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13 of 14 people found the following review helpful
4.0 out of 5 stars A good textbook for a bioethics class, April 5, 2011
This review is from: Genetically Modified Foods: Debating Biotechnology (Contemporary Issues Series) (Paperback)
I'm a graduate student in philosophy of science; I'm reviewing this book as a possible textbook for a course I'm developing on philosophical issues surrounding food. I give it a qualified recommendation, and it's the best textbook I've found for a class that doesn't focus primarily on GMOs. (For this review, by GMOs I mean the agricultural and culinary use of organisms whose genome has been directly and deliberately modified, often by the `splicing' of genes from other species.)

This is an anthology, comprising 35 readings in 8 parts (plus introductions by the editors to each part). The selection of readings is comprehensive -- almost all of the major ethical issues related to GMOs are covered with at least a few readings. On the other hand, many of the readings are short, and several are just 3-4 pages long. They would be more appropriate for first-year and sophomore undergraduates, but more advanced students may be dissatisfied with the brevity.

With the exception of a single very technical article, the readings deal pretty much exclusively with ethical rather than epistemological issues; for a philosophy of science class, I would recommend supplementing this book with, for example, the executive summaries of National Academies reports on what we know about the health, safety, and environmental impact of GMOs. Roughly half of the readings are written by academics in a professional capacity (eg, bioethicists and molecular biologists); the other half are written by activists and pundits (or by people writing in that capacity). Unsurprisingly, many of the latter sort are sloppy, disingenuous, and/or polemical; this is the primary reason I did not give the book 5 starts. I would probably either leave these readings out or assign them sparingly for critical thinking purposes.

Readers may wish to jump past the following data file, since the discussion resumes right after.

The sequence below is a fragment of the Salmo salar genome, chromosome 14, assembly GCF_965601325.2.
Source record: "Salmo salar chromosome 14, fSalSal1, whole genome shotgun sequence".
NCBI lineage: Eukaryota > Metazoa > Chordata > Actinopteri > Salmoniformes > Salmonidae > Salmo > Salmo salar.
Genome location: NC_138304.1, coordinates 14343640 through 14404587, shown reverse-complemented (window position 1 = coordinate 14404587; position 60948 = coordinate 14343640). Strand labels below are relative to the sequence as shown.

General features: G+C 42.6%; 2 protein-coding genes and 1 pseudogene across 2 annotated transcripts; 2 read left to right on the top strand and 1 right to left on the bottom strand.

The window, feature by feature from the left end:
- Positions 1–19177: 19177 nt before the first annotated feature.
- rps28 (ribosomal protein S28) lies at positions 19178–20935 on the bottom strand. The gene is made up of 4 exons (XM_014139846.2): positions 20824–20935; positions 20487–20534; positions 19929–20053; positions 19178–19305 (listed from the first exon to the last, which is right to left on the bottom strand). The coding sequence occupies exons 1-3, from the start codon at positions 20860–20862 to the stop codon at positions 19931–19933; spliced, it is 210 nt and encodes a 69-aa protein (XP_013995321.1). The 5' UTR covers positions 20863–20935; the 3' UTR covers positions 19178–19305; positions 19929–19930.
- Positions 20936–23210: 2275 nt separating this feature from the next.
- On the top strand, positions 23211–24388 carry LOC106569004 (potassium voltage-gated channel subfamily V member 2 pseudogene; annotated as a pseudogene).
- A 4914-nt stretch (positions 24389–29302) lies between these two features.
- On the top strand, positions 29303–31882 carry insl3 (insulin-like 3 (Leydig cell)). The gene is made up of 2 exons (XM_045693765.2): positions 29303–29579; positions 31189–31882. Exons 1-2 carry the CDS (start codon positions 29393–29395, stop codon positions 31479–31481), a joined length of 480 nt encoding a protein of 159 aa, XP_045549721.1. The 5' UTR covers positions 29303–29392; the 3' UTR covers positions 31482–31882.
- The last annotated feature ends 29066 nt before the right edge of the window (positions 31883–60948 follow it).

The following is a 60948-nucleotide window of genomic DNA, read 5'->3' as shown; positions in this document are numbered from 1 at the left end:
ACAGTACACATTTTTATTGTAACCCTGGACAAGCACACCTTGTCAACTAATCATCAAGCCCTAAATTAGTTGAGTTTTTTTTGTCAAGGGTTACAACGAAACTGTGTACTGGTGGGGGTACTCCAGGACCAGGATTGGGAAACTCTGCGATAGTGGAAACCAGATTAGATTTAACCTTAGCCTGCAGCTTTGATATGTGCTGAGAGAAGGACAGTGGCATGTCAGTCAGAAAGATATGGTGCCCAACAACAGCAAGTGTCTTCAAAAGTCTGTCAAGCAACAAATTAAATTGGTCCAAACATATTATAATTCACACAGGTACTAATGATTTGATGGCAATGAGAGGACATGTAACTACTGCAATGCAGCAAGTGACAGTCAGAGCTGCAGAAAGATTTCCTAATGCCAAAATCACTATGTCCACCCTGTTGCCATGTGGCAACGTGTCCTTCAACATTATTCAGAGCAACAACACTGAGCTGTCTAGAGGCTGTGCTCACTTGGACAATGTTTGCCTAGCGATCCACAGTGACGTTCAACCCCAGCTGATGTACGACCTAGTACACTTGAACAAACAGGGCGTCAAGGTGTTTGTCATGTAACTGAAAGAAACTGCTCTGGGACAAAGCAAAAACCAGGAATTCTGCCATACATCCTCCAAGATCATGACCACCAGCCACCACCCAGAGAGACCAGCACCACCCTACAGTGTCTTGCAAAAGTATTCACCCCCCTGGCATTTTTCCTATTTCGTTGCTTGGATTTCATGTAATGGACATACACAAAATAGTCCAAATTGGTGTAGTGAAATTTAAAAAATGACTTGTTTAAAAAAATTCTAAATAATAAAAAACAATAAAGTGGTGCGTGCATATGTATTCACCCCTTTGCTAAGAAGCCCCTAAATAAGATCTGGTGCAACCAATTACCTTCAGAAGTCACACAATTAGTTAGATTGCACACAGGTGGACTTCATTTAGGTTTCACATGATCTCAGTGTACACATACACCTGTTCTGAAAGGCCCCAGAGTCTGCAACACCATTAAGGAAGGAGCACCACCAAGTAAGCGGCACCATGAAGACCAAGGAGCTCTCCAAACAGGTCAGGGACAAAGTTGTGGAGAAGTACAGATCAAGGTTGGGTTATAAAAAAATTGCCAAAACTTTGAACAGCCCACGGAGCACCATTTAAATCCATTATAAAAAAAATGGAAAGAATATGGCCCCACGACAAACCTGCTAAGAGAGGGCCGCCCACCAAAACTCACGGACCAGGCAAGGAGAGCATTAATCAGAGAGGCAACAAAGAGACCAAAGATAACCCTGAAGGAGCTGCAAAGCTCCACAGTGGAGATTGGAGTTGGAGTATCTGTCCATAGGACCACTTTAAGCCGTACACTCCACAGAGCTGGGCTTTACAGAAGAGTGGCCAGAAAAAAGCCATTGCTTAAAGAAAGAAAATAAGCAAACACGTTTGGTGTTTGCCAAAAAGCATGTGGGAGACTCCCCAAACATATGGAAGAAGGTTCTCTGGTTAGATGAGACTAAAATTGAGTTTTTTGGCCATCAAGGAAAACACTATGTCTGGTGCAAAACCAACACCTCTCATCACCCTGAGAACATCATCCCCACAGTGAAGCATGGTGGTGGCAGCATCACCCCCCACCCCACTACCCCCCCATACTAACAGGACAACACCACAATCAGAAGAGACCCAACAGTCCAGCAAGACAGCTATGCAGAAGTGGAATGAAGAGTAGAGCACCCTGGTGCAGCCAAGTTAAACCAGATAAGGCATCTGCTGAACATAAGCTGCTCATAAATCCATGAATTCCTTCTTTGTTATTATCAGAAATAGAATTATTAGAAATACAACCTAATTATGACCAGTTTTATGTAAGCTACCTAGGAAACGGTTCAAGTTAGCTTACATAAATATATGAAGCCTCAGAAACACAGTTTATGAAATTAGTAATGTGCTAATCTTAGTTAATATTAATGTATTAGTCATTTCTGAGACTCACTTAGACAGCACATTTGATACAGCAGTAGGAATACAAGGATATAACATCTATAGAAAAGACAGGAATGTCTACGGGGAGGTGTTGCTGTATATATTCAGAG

The notion of `balance' in presentation is controversial among philosophers and historians of science these days, with some people arguing that it is inappropriate to present scientific controversies in a `balanced' or `fair' way. However, I am inclined to think that `balance' is appropriate, at least in teaching the GMO controversy. Some parts of this anthology are not balanced, and I consider this a mild-to-moderate vice. For example, all three of the readings in the part on labelling argue against labelling, and all three of the readings on patent and international law are critical of the current regimes for handling GMOs. Overall, however, the selection of readings seems to be balanced -- the pro-GMO parts balancing with the GMO-skeptical parts -- and it certainly does a good job of bringing out the complex array of values that are relevant to GMOs.

It's worthwhile and appropriate to compare this anthology with two other prominent anthologies on the same topic: The Ethics of Food: A Reader for the Twenty-First Century, edited by Pence, and Ethical Issues in Biotechnology, edited by Sherlock and Morrey. I find Pence's anthology to be quite poor: despite the title, it deals largely with GMOs; the readings are not at all balanced (it's heavily skewed in favor of GMOs); and there are almost no readings by philosophers or pieces written by academics in a professional capacity. Sherlock and Morrey is an extremely thorough and involved anthology, covering GMOs and some related issues of biotechnology (eg, cloning). Many of their readings are 10-20 pages long, and their introductions to each part make a reasonable effort to explain the relevant science. I recommend Sherlock and Morrey for a class that spends at least half of a semester on GMOs, or an advanced undergraduate class, and Ruse and Castle for class that spends 3-6 weeks on GMOs.

Finally, a few small notes. The binding on my copy seems a little flimsy; I worry that it would not survive a single semester completely intact, much less regular use over several years. It's quite inexpensive, and published by a small and eclectic press. First published in 2002, it's occasionally a bit dated, and undergraduates today are unlikely to remember the public controversy over Golden Rice and protestors dressed up as monarch butterflies.
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